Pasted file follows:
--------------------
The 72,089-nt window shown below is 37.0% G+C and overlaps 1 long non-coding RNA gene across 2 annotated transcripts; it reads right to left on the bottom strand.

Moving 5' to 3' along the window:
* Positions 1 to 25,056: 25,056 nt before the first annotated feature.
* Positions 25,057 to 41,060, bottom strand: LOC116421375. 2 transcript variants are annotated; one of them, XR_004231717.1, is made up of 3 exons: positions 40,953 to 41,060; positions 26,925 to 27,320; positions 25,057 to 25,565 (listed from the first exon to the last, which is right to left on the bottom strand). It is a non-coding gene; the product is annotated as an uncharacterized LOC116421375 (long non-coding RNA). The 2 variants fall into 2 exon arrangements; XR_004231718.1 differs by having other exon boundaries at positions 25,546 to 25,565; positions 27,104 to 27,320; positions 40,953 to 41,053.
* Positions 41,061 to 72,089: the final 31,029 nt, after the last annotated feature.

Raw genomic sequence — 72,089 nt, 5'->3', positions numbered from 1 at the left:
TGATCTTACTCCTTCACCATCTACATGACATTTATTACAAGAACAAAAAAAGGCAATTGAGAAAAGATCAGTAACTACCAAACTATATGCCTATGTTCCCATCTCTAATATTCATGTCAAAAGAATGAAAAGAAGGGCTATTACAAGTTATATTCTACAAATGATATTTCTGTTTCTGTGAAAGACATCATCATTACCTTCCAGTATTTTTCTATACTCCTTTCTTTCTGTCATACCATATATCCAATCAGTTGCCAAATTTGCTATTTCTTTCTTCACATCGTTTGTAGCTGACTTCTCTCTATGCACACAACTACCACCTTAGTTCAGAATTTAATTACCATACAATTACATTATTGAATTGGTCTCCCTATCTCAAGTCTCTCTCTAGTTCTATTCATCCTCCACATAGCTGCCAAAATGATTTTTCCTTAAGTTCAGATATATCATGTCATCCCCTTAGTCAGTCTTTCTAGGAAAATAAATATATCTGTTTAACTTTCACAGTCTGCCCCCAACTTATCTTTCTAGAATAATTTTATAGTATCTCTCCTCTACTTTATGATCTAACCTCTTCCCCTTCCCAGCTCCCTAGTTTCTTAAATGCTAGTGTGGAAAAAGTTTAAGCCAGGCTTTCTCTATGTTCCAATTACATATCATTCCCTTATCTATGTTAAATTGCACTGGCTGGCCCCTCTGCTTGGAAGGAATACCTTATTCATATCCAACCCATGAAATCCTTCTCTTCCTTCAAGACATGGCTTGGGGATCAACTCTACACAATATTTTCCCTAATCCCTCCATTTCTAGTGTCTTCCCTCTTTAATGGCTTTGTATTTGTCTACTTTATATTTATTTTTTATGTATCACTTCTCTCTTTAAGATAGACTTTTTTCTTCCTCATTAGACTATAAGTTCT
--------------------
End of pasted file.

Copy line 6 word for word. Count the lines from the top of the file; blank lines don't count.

Raw genomic sequence — 72,089 nt, 5'->3', positions numbered from 1 at the left: